Nachshon ben Aminadav: Moving Us Towards Peace in the Promised Land

To many, the Israeli-Palestinian political process seems hopelessly stuck.  People are fearful and cynical, lacking leadership and vision in a region and world that is increasingly threatening.  It is precisely for this reason that it is worth revisiting the story of Nachshon ben Aminadav this Pesach.

You see, when the Israelites, ill-prepared as they were and chased by the Pharaoh and his army, arrived at the Red Sea, Moses was at a loss.  What were they to do?  The people panicked and despaired.  Floundering, Moses began to pray for guidance.

But Nachshon, heeding the call to move forward, boldly stepped into the Red Sea.  He pressed on, as we are told in the Talmud and Mishna, until the waters covered even his nostrils.

According to the story, God chastises Moses, “My beloved ones are drowning in the stormy seas, and you are praying?”

“But what shall I do,” asks Moses?

To this, God answers, “You lift your staff and spread your hand over the seas, which will split, and Israel will come into the sea upon dry land.”

It was only then — and only because of Nachshon’s willingness to enter the waters before they had split — that God parted the sea.   Perhaps we can learn from this the critical importance of depending on our own agency.  This is true even for those who hold the view that we are part of broader epics that are seemingly foretold.

Despite an awareness of the great forces moving around him, Nachshon bravely stepped forward.  In Tehilim (Psalms) 69:3-16 we can hear echoes of what must have been his fears and realistic assessment of his predicament. “I have sunk in muddy depths, and there is no place to stand; I have come into the deep water, and the current has swept me away . . . Let not the current of water sweep me away, nor the deep swallow me, and let the well not close its mouth over me.”   But Nachshon did not allow his fear or a loss of confidence to stop him.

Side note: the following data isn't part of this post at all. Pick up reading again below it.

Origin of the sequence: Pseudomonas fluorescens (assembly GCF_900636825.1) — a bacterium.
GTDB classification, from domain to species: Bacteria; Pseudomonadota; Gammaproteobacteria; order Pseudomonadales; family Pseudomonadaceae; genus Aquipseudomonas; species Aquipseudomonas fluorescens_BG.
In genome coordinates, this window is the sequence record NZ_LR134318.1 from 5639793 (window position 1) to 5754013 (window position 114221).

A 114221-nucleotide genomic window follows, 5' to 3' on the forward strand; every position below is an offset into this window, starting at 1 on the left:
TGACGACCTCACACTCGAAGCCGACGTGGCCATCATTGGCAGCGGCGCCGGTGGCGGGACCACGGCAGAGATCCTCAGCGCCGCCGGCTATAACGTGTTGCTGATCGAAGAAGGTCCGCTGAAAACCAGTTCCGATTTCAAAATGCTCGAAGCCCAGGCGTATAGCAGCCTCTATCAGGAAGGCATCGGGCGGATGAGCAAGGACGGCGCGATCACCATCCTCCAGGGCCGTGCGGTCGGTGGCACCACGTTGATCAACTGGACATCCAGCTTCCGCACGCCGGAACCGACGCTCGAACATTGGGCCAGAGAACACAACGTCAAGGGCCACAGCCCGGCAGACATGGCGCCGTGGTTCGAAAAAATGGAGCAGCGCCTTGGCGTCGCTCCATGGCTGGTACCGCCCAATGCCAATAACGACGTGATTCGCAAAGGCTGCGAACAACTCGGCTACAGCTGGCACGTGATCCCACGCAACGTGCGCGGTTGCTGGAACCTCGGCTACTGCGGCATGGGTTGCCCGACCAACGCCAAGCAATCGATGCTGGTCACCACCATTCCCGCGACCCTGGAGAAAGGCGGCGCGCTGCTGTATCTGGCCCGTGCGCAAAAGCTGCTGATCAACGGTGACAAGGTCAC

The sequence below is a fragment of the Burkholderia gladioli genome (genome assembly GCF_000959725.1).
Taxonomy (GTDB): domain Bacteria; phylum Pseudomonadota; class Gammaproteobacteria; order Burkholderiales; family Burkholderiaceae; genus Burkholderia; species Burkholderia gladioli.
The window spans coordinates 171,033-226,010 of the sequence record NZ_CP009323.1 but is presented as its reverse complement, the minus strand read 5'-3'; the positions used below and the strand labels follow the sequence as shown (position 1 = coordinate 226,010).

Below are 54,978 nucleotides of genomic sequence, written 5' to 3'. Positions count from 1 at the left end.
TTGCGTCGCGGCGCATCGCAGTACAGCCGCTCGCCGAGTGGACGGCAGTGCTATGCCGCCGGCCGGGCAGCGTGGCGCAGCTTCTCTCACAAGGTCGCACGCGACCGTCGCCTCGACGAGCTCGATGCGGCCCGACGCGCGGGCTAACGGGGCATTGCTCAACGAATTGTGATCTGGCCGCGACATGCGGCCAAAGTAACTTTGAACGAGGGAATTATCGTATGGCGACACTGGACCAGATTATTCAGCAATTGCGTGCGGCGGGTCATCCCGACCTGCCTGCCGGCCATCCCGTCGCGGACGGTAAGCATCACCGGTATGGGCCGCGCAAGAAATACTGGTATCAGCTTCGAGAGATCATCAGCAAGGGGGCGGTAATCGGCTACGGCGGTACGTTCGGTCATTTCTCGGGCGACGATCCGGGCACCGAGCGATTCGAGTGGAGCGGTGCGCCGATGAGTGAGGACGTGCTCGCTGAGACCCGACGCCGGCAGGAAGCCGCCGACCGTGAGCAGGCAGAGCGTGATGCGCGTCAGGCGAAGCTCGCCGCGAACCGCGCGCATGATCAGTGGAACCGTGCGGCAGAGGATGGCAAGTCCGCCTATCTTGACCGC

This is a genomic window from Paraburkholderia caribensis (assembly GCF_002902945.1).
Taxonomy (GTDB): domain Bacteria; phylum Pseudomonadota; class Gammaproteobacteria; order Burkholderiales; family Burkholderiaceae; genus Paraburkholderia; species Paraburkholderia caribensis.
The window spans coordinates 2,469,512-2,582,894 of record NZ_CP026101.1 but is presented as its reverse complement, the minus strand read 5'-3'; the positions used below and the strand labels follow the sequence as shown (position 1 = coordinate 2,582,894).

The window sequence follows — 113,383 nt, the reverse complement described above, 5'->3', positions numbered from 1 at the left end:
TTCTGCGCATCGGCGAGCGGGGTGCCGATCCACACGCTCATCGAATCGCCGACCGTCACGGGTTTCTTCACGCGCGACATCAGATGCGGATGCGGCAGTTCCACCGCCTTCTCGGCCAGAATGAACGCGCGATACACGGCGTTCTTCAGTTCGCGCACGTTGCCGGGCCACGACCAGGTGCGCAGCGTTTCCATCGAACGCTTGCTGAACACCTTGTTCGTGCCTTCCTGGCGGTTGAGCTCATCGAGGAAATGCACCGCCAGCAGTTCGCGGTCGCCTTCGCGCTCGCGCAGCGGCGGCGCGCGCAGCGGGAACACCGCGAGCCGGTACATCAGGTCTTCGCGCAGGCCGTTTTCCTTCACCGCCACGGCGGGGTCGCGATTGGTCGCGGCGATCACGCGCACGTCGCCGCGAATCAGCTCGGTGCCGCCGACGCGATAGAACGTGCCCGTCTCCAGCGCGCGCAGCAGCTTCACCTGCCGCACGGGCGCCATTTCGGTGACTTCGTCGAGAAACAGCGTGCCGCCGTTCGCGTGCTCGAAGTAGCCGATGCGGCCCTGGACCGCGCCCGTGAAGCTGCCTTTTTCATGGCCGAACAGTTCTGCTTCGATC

So my questions to you:  Can we here in Israel move forward towards peace when we have so many real doubts and fears?  What are the risks if we do not? And why is this so important now?

In today’s Israel, so many of us carry a debilitating, paralyzing sense of despair at our ability to shape our future and to take proactive steps towards peace.  Many have come to believe that we are threatened on all sides and lack an ability to move ourselves into a better position—to change our world.  We seek guidance from a leadership that seems unable to give it.

It is as if we are dug-in by the shores of the Red Sea.

But perhaps the future really is in our hands.  Isn’t this the essence of Zionism and the ongoing tale of modern Israel:  that we make our own future?  That you and I, through our actions — or our lack of them — change the world?  Tradition holds that Nachshon was rewarded for his actions, including having the honor of fathering the messianic line.  According to the story, then, our very redemption is linked to Nachshon’s — and perhaps our own–basic willingness to step forward and act.

This Pesach, I will be thinking of Nachshon striding into the waters and, through his actions, helping them to part so the people could pass through on dry land.

About the Author
Daniel Sherman is a strategic and organizational consultant focusing on peace and development issues. He served as a general staff officer in the Israel Defense Forces where he worked on the peace process; developed social welfare programs for disadvantaged Jewish communities in central and eastern Europe with the Joint Distribution Committee; and was international relations director for an Israeli human rights organization. He lectures regularly in Israel and the United States. He has spoken at Israel's National Defense College, Brown University's Watson Institute for International and Public Affairs, the Hebrew University of Jerusalem, Vassar College and the University of California, Irvine. He has also presented at conferences within Israel's Knesset.
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